ABSTRACT: Tropical weather systems are important components of Earth’s climate system—from being key players in redistributing heat and moisture from the tropics to the high latitudes to manifesting into powerful high-impact phenomena (e.g., hurricanes). Despite being so important, the representation of tropical weather systems and their variability is deficient in most climate and weather prediction models. This study tackles this issue by examining the multi-scale variability of tropical weather systems in a hierarchy of idealized model experiments with varying horizontal cell spacing—from 120 km to 3 km. All experiments were produced with the Model for Prediction Across Scales-Atmosphere (MPAS-A). In the first part of this talk, I will introduce a set of MPAS-A aquaplanet experiments and will demonstrate that all experiments capture tropical rainfall variability driven by equatorial waves. In the second part, I will present a novel analysis of the structure of convectively coupled equatorial waves as represented in both aquaplanet and real-data experiments. This analysis shows that convection-permitting resolution captures a more accurate vertical structure due to a better representation of diabatic heating within the equatorial waves. This, in turn, affects the rainfall intensity and evolution of the simulated waves. I will conclude with a discussion of the implications of these results, along with examples of other science topics that could be explored with the MPAS-A aquaplanet experiments.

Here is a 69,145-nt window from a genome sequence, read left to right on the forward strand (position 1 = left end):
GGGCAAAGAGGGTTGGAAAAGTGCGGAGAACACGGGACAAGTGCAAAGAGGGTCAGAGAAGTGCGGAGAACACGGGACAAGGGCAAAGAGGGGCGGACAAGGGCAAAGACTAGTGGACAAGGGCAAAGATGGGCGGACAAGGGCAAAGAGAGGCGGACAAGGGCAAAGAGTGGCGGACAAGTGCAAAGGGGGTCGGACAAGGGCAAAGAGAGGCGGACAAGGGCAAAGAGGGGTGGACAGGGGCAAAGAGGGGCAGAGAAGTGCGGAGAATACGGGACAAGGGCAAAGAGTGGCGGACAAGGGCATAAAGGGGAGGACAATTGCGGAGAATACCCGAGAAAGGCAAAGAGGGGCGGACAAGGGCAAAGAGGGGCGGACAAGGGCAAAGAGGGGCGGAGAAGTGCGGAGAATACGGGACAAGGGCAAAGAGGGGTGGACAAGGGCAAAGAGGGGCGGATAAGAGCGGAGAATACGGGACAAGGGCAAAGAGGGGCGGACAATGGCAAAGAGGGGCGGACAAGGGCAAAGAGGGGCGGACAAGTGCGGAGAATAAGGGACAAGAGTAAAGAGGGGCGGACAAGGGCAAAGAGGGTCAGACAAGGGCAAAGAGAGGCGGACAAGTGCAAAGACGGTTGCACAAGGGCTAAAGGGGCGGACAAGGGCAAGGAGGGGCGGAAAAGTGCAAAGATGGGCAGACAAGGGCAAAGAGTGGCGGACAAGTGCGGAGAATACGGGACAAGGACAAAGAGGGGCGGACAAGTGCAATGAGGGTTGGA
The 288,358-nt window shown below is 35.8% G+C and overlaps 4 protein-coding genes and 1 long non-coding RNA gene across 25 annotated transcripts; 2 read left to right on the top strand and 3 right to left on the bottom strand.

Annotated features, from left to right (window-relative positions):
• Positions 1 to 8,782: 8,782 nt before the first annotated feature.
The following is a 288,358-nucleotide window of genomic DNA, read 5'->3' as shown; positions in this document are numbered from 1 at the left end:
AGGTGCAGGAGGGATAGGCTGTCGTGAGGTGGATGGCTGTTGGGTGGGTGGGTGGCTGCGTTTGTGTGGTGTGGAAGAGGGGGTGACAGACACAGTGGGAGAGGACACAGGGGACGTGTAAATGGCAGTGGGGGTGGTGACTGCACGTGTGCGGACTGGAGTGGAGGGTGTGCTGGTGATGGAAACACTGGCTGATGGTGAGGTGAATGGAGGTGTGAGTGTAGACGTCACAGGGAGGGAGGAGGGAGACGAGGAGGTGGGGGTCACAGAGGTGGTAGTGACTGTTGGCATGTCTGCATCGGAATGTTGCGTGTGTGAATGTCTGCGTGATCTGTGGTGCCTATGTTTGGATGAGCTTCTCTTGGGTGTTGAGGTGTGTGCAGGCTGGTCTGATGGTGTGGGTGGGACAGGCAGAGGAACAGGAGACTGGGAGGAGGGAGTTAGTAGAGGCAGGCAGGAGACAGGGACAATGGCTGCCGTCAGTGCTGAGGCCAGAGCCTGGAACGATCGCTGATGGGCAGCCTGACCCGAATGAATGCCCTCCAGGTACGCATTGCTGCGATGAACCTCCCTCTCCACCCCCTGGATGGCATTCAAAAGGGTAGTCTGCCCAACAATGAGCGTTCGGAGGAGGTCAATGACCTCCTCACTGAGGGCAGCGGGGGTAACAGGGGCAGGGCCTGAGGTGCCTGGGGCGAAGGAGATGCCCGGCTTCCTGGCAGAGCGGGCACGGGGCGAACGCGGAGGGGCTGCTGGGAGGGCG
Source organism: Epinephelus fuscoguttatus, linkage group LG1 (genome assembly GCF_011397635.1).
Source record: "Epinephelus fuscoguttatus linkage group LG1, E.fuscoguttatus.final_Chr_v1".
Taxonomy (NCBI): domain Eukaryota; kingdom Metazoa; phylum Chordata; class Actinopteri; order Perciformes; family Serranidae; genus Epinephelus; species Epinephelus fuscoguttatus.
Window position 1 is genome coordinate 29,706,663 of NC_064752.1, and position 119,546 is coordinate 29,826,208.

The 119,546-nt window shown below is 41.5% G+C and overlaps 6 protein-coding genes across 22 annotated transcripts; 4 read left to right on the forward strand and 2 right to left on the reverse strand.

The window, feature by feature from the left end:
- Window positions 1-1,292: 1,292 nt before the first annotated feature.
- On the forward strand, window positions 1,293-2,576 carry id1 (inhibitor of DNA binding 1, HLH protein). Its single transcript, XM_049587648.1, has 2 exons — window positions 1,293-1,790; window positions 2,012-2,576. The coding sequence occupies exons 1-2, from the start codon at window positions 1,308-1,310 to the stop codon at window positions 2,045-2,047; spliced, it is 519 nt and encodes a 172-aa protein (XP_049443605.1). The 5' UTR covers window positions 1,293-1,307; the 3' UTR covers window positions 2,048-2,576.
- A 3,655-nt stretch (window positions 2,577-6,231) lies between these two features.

The Earth Science Colloquium Series, sponsored by Lamont-Doherty Earth Observatory and Columbia University Department of Earth and Environmental Sciences (DEES), provides a lively forum for discussing a wide variety of topics within the Earth sciences and related fields. Colloquia are attended by the full range of scientific and technical staff at LDEO. Colloquium attendance is required of all pre-orals DEES graduate students. The Colloquium Series supports the Lamont Seminar Diversity Initiative.